To prevent a second shock reseating the ball on the ledge, an annular flange 22 is arranged in the housing just above the valve seat. The opening in the flange is suflicient only to pass the ball, so that following shocks could throw the ball only straight up; and reseating the ball on the ledge could not occur.
With the seating of the ball on the valve seat, flow of gas is cut off, and of course it follows that leakage from broken pipes or appliances is limited to the fuel in the pipes at the time of the shock. Since my shock valve is located exterior to the building preferably between main shut ofi valve and meter, and the quantity of fuel in the pipes in the building is small, escape of fuel into the building in quantity sufiicient to be dangerous is prevented.
In order to reset the shock valve after the ball has once seated on the valve seat 2|, the main shut ofi valve is closed, and the plug 26 unscrewed. This gives access to the apertureol anchor disk 21 resting on the flange 28 below the plug. A short chain 29 connects the disk to the ball, and by lifting the disk, the ball may be swung over to its seat, or pushed into position with a finger. Replacing the disk and plug completes the resetting procedure.
In setting and re-setting the ball on the ledge, when the point of attachment of the chain 29 is placed in the horizontal axis of the ball as it is shown positioned in Fig. 1, the zone of contact with the valve seat will be a zone free of contact with the housing when the ball is on the ledge. Therefore, any deposit on the ball as a result of condensation or corrosion, which tends to collect at the point of contact with the ledge, will be above the zone of contact with the valve seat and not interfere with the tight closing of the valve when a shock causes it to fall. This zone of contact is a predetermined circumferential area on the ball (see Fig. 1) because the chain is only long enough to permit seating of the ball without slack in the chain.
1. A shock operated fluid valve, comprising a housing of generally cruciform shape and having a central chamber opening oneach of the four ends of the cross, a valve seat at the low end of the chamber in normal fixed position of the housing, means for connecting a pipe into the chamber below the valve seat, means for connecting a pipe into the chamber at one of the side openings thereof, a ledge in the chamber in the other side opening, a ball normally resting on the ledge and fitting the valve seat, means including a closure for the last named side opening for adjusting the ball on the ledge, a closure for the upper opening of the chamber, and means connected to the housing in the upper opening and to the ball consisting of a chain which has substantially no slack when the ball is on the valve seat.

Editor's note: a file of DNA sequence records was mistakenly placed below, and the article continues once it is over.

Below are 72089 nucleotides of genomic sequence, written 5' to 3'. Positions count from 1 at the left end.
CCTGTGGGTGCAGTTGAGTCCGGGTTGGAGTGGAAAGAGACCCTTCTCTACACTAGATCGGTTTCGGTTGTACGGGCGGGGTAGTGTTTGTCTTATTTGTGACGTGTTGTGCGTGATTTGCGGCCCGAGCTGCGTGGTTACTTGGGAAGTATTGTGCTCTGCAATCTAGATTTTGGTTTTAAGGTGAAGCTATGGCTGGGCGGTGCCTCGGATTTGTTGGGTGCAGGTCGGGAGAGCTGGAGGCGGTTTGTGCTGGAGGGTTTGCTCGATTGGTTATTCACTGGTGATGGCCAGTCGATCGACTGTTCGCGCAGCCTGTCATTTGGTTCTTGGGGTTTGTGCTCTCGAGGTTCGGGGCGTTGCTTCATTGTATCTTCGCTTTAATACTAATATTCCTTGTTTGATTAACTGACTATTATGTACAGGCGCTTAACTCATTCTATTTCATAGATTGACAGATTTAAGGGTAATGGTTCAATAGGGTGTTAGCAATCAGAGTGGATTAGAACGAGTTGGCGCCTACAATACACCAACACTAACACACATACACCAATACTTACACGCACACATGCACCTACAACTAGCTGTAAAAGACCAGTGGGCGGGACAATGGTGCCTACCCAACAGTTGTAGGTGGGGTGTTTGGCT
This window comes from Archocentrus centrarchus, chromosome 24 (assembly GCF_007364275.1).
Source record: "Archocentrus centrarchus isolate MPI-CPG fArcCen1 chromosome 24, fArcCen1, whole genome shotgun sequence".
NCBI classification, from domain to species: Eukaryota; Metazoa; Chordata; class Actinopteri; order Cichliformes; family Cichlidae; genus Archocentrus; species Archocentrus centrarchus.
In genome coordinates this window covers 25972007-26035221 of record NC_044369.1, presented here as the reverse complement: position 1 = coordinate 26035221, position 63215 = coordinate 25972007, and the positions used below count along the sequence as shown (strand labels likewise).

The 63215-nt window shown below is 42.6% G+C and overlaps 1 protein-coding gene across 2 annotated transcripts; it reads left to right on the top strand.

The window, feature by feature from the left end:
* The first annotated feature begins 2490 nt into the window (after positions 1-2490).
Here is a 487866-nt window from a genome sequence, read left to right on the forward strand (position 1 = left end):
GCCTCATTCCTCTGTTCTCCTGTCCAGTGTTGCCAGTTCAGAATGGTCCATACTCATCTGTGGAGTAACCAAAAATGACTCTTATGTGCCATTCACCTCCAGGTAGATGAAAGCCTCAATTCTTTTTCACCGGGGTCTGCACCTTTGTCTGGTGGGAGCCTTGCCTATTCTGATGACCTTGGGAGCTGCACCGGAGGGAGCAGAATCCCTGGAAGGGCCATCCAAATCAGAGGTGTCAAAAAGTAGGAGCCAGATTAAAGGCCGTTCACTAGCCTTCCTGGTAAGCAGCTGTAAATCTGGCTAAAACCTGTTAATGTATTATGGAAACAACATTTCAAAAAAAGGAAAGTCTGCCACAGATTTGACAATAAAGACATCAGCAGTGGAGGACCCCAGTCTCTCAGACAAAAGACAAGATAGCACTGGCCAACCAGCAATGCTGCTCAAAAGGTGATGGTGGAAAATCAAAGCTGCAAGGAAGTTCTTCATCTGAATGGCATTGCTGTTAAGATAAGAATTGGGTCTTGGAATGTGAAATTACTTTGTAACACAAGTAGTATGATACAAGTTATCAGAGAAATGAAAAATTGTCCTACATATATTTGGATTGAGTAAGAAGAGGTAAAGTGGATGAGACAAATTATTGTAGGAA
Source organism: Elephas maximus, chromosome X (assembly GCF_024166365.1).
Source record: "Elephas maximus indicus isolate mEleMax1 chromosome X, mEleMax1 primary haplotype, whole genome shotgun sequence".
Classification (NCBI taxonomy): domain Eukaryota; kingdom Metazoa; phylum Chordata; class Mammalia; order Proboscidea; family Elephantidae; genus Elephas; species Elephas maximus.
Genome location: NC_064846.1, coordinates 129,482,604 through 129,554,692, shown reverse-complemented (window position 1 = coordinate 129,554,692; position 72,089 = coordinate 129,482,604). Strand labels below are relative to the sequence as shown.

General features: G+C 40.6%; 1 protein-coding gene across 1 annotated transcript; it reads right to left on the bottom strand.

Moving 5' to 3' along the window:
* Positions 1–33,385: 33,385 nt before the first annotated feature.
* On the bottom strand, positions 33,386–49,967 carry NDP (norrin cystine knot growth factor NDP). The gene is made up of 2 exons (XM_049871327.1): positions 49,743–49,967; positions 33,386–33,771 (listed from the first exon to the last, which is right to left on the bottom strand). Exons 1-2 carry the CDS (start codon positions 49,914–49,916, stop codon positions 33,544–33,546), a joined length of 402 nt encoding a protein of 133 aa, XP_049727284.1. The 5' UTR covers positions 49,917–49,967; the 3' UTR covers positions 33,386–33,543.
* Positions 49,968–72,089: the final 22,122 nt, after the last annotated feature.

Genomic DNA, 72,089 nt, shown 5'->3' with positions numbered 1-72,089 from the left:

2. A shock operated fluid valve, comprising a housing having a passage therethrough, a ledge in the housing adjacent to and sloping away from the passage, a circular valve seat in the housing around the passage and below the ledge, a ball fitting both valve seat and ledge, said valve seat being of a diameter less than the diameter of the ball, a chain connecting a point on the ball lying in its horizontal axis when at rest on the ledge to a point on the housing vertically above the center of the valve seat and having no slack when the ball is on the valve seat, adjustable stop means on the housing to retain the ball in selected position on the ledge, and a parabolic wall at each side and above the normal position of the ball on the ledge.
OLIVER J. HOBSON.
REFERENCES CITED The following references are of record in the file of this patent:
UNITED STATES PATENTS Number Name Date 337,350 Russell Mar. 2, 1886 719,842 McCormick Feb. 3, 1903 756,282 Rankin Apr. 5, 1904 1,580,277 Bard Apr. 13, 1926- 2,093,144 Brunell Sept. 14, 1937 2,215,044 Kammerdiner Sept. 17, 1940 FOREIGN PATENTS Number Country Date 5,232 Great Britain of 1883